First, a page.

The word “courage” brings pictures up in our minds.
What does the word conjure up for you? I think of winning 800-meter races, climbing mountains in Colorado, jumping off cliffs. It reminds me of fierce, warrior personas: knights and Saxons and pirates. The word sounds tough in a pleasant way; something similar to confidence. Yarrgh! Courage!!
Well. That’s all wrong.
The word courage comes from a Latin root word meaning “of the heart.”
Brené Brown, a brilliant researcher, author, and public speaker on the issues of shame, courage, vulnerability and worthiness (and how they are all connected), translates the word to “wholeheartedness.”
“Courage, when it first came into the English language,” she explained in her now-famous TED talk, “The original definition was, ‘To tell the story of who you are with your whole heart.’”
To tell the story of who you are with your whole heart.
She put it another way: Vulnerability.
I can just imagine you all, running away as fast as you can. Probably because I’m running away too.
So much for being courageous.
So to properly define courage, we have to shatter all of those noble, valorous images in our heads and replace them with what it means to be vulnerable.
Ok ok don’t stop reading! I know. It sucks. Vulnerability is a yucky word.
In fact, vulnerability is terrifying. Not in a glamorous, heroic way, like the way skydiving is terrifying. It’s more like a small, shrinking, red-faced sort of terrifying – a quiet, awful terrifying. Vulnerability is:
>>That choked feeling creeping into your throat when you must say something hard, but necessary and true. Or when you hear it from someone you want desperately to please.
>>The vague uneasiness you feel when you have the opportunity to pursue a new friendship with someone you wouldn’t normally get along with.
>>When someone sees you cry.
>>Or that sick nausea when you look someone in the eye and tell them:
“I break things and scream at the top of my lungs when I’m angry,”
“In my marriage to you, I put myself first – and it’s obvious now that I hurt you deeply with my selfishness. Can you forgive me?”
“I can’t stop comparing myself to others, and its ruining my ability to grow as a person because I am allowing myself to wallow in self-pity instead.”
“I need help.”
Admitting those things is courage.
Admitting those things to yourself is courage, and admitting them to the people who need to hear it is also courage.
Everyone has awful secrets. Everyone is afraid that they will be rejected if they expressed the truth about themselves.
But that’s the thing. When one person decides to act in courage, even in a small way, it can impact another person…in a big way! When you decide to let yourself be seen in a way that is raw and real and risky, you are empowering someone else to do the same, and opening up opportunities for a whole new level of relationship with them.*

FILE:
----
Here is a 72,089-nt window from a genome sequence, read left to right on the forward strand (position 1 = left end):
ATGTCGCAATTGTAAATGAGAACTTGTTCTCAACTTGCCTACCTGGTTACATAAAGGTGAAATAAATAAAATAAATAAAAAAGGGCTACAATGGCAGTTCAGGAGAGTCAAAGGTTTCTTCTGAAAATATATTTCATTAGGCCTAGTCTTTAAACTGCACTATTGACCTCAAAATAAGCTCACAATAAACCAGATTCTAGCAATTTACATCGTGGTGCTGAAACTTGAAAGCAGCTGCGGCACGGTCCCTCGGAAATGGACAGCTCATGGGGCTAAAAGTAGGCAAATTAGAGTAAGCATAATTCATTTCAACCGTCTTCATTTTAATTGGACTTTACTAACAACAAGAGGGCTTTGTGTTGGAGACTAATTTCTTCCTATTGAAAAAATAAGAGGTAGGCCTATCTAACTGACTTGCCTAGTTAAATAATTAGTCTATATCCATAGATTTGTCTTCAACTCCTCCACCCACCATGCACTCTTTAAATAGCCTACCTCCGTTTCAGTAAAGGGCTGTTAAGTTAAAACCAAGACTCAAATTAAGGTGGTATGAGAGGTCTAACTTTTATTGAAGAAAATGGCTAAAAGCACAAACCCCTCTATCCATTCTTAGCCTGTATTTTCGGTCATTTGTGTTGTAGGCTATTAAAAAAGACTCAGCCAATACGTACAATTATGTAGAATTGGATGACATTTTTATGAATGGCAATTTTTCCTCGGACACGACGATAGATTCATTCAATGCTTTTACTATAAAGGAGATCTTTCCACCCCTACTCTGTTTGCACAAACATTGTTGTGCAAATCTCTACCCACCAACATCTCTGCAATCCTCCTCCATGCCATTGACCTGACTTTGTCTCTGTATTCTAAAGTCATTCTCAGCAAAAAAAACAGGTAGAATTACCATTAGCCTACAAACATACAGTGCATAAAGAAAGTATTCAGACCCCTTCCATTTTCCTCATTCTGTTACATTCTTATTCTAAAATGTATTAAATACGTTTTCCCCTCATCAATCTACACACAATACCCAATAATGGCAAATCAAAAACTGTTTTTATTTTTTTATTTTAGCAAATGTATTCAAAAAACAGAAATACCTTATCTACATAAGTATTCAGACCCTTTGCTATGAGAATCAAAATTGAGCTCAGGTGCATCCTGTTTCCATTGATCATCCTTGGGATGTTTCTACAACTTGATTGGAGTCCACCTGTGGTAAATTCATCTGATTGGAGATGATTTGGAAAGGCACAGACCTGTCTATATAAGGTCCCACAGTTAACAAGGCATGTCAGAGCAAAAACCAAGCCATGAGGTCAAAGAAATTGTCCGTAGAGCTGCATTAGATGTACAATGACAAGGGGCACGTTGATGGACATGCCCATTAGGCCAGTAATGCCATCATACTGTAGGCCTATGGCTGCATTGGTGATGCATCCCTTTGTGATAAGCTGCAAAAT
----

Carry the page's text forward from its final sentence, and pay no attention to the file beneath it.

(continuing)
Vulnerability is strength. Vulnerability is facing square what scares you most — yourself.
We’re not so good at that in this generation, are we? We’re busy making our lives look epic and brave on facebook and instagram, we have lots of wonderful buzzwords like “adventure” “wanderlust” and “risk” …but when we’re face to face with another person, and with the opportunity to show a real part of our self to them…
Often we choke. I mean really, really choke. To the point that sometimes we don’t even let face-to-face opportunities happen. If you think about it for a minute, I think you will know exactly some of the ways you do this.
Let me prove it to you. When you are making an appointment with a friend, do you usually call or text them?
I often text. Why? Because it’s easier.
But is it really? Is it really easier to take 10 minutes to character-by-character, say,
“hey wanna come over tomorrow?”
(wait 2 minutes)
“sure what time”
text reply “2pm sound ok?”
(wait 5 minutes)
“yep! see you then!”
10 minutes for an 15-word conversation when you literally could have dialed, waited for them to pick up, and had the exact conversation in less than 2 minutes?
Why is it “easier” to text??
Because we don’t have to actually say anything! We can keep it strictly business, we avoid awkward pauses or having to talk about anything else. We don’t have to put our hearts into it in any way. Not even a little bit.
(Ok, that was just an example, and I really don’t think we’re horrible people because we text instead of call. But you see what I mean?)
So what would happen if we consciously decided to live wholeheartedly?
To tell the story of who we are with our whole heart? The phrase has as a solid sound to it. It sounds rich and good, and you’ve probably met people that give you that rich, good feeling because they are embracing the meaning of that word. They’ve learned that it’s worth it.
Even though it means there’s a lot more room for rejection.
Even though there’s a lot more room for failure.
Even though there’s a lot more room for ridicule and blame.
The next time you come face to face with the opportunity – when you’re looking somebody in the eye with the chance to be real, to speak something out of your soul, even if it’s painful or embarrassing or vulnerable — remember:
Vulnerability is strength.
So take courage. Tell the story of who you are with your whole heart.
If you were blessed by this, could you share this with ONE other person who you think would be blessed as well?
*more on this in the next letter!